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Are you ready to be Deep Throat?

By   /   February 20, 2014  /   No Comments

By Jon Cassidy | Watchdog.org

securedrop_logoMaybe you’ve got a draft of a report that was rewritten due to political pressure. Maybe you’ve got a key piece of evidence that prosecutors never turned over to the defense. Maybe you’ve got the financial records that would expose what some scoundrel is really up to, or the emails that your agency should have turned over in a public records request, but didn’t.

Maybe you’ve got a job you’d like to keep, or kids you’ve got to feed, but you want to do the right thing.

We’d like to help.

We’re launching a new system today to enable folks to send us records anonymously. We cannot promise that it is perfectly secure, but we can say that it’s really, really, really good — the best system that we know of, developed by some of the smartest guys on the Internet. Our system uses SecureDrop, an open-source program developed by the late Aaron Swartz, a true American hero, with help from Wired editor Kevin Poulsen and security expert James Dolan.

The project was developed for The New Yorker, which launched its version, called Strongbox, last May. Since then, it was taken over the Freedom of the Press Foundation, which assists journalism organizations in setting up the program.

The system employs multiple levels of encryption, the Tor browser, the TAILS secure operating system, an airgapped viewing station that’s never been connected to the Internet, and multiple dedicated servers under our physical control at an undisclosed location.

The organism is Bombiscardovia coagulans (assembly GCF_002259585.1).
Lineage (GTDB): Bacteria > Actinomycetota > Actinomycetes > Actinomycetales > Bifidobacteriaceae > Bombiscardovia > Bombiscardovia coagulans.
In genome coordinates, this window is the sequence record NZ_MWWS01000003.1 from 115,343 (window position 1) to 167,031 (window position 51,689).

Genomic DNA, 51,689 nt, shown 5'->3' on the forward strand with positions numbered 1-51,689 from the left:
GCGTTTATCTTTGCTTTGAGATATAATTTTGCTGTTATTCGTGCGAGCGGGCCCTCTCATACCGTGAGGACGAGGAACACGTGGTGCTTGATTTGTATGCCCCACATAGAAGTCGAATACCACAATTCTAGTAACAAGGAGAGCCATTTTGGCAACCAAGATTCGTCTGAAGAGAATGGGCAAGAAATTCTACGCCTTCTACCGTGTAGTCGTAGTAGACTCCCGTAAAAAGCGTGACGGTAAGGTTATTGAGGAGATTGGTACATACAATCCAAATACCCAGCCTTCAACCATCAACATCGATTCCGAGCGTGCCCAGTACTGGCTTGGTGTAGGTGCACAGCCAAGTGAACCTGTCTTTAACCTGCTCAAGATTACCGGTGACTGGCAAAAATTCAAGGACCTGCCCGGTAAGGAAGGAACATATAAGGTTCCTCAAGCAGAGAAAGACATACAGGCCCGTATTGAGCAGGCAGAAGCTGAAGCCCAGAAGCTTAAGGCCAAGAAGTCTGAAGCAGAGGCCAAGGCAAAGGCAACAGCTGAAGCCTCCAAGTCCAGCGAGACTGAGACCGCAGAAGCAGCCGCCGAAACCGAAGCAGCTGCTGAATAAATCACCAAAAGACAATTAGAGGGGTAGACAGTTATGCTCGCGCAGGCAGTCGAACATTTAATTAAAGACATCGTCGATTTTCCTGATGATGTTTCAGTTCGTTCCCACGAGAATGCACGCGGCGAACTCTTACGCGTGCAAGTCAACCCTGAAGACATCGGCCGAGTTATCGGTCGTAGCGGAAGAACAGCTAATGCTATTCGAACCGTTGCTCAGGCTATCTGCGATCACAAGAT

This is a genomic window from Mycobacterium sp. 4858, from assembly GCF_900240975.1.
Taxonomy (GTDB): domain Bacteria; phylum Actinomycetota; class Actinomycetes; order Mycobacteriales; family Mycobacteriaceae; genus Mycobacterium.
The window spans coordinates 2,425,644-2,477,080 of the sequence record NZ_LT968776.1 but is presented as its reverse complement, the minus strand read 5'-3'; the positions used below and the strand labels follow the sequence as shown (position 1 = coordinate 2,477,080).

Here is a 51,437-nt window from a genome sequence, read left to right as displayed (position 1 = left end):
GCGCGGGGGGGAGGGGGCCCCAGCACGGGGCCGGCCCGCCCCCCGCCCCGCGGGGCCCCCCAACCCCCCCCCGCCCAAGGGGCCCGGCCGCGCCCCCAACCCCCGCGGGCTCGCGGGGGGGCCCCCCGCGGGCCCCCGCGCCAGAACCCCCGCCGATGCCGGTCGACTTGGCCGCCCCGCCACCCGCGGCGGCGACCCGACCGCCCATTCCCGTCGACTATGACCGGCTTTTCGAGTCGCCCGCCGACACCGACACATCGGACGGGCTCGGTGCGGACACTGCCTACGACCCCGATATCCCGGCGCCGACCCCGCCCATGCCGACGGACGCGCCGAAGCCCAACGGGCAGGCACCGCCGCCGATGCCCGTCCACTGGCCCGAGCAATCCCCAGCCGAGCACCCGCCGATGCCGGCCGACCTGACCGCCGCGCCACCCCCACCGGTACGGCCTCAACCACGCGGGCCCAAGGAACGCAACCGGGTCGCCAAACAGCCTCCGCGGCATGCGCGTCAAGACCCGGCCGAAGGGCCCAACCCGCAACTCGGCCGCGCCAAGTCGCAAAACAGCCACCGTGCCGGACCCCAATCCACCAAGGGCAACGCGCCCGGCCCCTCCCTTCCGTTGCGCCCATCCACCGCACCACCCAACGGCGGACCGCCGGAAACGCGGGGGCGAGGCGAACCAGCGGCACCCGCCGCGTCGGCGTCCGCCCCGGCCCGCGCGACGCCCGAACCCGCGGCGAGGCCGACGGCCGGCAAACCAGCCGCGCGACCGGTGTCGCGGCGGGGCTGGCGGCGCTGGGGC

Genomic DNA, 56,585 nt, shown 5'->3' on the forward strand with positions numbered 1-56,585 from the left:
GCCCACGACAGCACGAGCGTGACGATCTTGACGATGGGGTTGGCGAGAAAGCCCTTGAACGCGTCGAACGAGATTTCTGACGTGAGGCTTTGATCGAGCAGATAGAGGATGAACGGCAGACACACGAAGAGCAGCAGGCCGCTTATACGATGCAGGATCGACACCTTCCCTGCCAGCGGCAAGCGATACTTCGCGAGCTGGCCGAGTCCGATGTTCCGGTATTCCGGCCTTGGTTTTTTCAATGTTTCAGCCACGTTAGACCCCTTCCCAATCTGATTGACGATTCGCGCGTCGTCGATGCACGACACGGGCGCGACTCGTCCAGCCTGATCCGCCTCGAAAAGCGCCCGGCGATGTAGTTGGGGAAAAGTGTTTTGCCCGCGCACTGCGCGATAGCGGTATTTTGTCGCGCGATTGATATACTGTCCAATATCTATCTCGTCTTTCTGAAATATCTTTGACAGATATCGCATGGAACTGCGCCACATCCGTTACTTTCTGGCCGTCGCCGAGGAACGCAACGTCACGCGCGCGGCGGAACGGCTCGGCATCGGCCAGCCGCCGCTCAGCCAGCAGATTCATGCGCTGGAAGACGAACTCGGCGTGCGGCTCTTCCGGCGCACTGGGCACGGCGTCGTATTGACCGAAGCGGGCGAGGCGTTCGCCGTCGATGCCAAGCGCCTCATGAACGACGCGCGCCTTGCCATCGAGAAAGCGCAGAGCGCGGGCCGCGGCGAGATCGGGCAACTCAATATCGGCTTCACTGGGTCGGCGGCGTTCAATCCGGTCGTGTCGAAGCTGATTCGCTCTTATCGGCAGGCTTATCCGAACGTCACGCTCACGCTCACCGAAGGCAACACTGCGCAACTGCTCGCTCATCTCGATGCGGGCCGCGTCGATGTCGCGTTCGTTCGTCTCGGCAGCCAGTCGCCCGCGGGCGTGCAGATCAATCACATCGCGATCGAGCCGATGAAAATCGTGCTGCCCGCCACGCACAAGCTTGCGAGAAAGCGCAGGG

For all that, it’s pretty simple on your end.

The first step is to download the Tor browser, which bounces your communications around a network of relays around the world. That keeps anybody watching your connection from knowing the sites you visit and keeps those sites from knowing your physical location.

Once you’re running the Tor browser, just paste in this URL to contact Watchdog.org — http://5bygo7e2rpnrh5vo.onion — and you can send us documents or other media files anonymously. That page will give you a code name so you can log in later to check for any responses from us, and to send us new messages.

We won’t have your code name, or any way to track you. We won’t record your IP address, not even the spoofed one on the Tor browser, or any other information about your computer. And the system doesn’t use cookies or any other manner of tracking, either.

In short, you don’t have to rely on our assurances we’ll protect your identity — even go to jail for a source — because we won’t know your identity unless you tell us.

For starters, we’re just publicizing this information on our Texas page, although we’ll certainly review anything else we receive from around the country. In a month or two, we’ll announce the program on the rest of our pages.

If you’re thinking about sending us something, if you’ve got something weighing on your mind, we encourage you to educate yourself on the system’s risks and capabilities. But not right this second. First download the Tor browser on your own computer, then start Googling.

See the complete instructions here.

Contact Jon Cassidy at jon@watchdog.org or @jpcassidy000.

 

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The SecureDrop submission system we use is a project of the Freedom of the Press Foundation.

Click here to LEARN HOW TO STEAL OUR STUFF!

Jon Cassidy is the Texas bureau chief for Watchdog.org. He also writes a weekly column on politics for The American Spectator. He was formerly a reporter and editor for The Orange County Register in California and a reporter at The Hill in Washington, D.C. His work has been published by Fox News, Reason, The Federalist, Human Events, and other publications. He is a 2014 Robert Novak Journalism Fellow and a graduate of the University of Southern California. He and his wife Michelle live just outside Houston with their two children.

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